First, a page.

Is "brett" the same thing as "cork taint"?
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Dear Dr. Vinny,
I'm in a wine-appreciation course in which my instructor insists that the cause of "cork taint" is a yeast called brettanomyces. However, I was under the impression that cork taint and brettanomyces were two distinct issues. What do you say?
—Daniel, Grand Forks, N.D.
You're correct that cork taint and brettanomyces are two different things. For starters, one is a chemical compound and the other is a yeast.
A wine afflicted with cork taint—a "corked" or "corky" wine—has been tainted with a compound called 2,4,6-trichloroanisole, or TCA, which causes us to perceive the wine as having musty, dank or moldy aromas and muted flavors. It reminds many folks of wet cardboard, damp cement or the smell of old books. TCA is created by an interaction of mold, chlorine and phenols (which are organic compounds found in plants), and can develop in natural corks. But corks are not always the source of TCA, since it can also originate in cardboard cases, barrels or wood pallets. Indeed. Entire wineries have been contaminated with it.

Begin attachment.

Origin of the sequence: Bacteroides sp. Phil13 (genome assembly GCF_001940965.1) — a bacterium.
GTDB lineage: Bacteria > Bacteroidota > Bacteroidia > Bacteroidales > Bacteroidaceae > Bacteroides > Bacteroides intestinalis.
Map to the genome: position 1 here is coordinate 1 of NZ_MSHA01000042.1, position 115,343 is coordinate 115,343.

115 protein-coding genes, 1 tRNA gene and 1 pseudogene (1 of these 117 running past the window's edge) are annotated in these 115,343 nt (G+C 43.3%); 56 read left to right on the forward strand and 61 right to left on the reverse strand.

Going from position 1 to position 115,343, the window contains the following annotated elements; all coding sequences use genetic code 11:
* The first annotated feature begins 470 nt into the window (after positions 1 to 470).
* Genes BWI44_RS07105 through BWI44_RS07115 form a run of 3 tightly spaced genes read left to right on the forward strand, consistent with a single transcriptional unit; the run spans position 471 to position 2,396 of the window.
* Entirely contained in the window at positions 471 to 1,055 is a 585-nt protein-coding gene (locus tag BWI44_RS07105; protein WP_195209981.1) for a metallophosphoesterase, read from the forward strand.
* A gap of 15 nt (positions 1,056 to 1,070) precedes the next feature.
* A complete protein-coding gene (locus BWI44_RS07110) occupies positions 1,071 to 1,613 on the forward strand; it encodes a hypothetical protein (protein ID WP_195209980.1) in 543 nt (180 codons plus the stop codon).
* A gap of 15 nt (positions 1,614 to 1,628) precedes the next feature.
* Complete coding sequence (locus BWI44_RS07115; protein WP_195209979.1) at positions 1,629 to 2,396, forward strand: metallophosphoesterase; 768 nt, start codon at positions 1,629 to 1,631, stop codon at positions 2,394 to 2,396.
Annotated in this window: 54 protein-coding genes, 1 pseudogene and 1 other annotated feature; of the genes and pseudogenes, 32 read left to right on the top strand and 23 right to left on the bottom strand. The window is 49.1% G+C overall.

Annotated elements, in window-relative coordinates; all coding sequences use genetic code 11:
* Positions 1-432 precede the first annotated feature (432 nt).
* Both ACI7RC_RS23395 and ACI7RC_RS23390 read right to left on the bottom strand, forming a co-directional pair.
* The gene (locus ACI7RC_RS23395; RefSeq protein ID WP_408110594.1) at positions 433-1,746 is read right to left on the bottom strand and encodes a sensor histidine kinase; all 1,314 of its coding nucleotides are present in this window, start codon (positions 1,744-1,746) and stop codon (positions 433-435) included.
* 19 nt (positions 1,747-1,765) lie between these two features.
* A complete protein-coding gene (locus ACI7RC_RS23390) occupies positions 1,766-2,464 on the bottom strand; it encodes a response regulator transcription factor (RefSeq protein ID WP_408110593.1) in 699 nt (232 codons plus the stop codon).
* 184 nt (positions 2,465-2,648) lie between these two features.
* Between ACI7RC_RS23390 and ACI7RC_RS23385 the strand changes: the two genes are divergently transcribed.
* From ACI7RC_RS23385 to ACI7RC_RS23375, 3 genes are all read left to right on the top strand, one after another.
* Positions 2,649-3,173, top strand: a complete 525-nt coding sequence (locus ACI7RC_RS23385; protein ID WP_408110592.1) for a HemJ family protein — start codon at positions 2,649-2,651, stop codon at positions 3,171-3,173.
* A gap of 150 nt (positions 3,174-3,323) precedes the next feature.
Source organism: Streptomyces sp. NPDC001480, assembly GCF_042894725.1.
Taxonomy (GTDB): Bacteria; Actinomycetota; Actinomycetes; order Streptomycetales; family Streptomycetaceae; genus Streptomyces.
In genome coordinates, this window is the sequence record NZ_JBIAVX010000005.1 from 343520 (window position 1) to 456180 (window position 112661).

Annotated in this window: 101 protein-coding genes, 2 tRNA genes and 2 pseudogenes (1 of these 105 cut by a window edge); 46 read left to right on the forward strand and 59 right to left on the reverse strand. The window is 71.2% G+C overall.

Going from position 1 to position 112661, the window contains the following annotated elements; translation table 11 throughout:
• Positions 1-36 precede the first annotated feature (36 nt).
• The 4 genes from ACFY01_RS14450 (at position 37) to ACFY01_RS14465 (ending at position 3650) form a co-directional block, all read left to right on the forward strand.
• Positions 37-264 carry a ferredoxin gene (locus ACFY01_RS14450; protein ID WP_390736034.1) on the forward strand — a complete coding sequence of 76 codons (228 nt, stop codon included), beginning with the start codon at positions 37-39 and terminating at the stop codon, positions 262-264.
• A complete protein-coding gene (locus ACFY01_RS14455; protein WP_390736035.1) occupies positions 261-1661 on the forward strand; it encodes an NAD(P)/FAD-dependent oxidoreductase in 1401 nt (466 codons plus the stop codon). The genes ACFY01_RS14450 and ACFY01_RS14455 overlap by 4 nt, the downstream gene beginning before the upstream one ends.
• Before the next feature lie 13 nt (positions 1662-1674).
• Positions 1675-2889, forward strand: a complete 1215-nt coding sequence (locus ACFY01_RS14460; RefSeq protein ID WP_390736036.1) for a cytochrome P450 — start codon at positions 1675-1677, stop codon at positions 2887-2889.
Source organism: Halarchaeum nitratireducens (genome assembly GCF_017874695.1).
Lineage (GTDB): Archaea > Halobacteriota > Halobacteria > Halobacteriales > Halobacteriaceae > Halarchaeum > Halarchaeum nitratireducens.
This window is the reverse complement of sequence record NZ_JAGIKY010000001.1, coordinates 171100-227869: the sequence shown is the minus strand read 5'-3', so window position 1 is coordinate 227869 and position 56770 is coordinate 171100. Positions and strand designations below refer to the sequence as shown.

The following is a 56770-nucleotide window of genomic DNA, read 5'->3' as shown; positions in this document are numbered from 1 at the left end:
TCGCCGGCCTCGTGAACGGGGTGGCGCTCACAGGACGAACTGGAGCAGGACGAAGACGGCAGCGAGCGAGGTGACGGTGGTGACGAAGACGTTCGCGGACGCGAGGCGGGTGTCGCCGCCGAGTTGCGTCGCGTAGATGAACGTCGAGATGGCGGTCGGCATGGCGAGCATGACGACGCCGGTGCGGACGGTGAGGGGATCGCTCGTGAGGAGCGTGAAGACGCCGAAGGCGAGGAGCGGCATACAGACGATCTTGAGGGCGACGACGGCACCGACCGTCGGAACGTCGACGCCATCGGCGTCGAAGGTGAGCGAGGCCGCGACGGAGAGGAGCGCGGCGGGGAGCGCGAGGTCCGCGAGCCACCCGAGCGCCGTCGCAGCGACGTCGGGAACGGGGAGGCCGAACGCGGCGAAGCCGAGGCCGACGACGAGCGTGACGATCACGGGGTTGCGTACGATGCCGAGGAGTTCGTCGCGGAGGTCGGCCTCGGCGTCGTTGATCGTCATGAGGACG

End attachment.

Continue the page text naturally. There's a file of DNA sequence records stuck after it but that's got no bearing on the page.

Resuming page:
Brettanomyces, or "brett," is a yeast, and since it can ruin a wine, it's generally considered a spoilage yeast (although it's considered a friend to beer makers). At low concentrations, some people find that it can add a pleasantly spicy component to a wine. At higher levels, it gives wine a barnyard, horse-stall or metallic note. Brett can develop at practically any stage of production, but it's more likely to be found in a winery than in a vineyard, often hiding out in barrels. When it takes residence in a cellar, it can be really tricky to get rid of.
Thresholds of perception (and tolerance) for TCA and brett vary, so there are some people who don't notice these flaws, others who might mistake one for the other, and more sensitive tasters who find wines marked by these flaws undrinkable.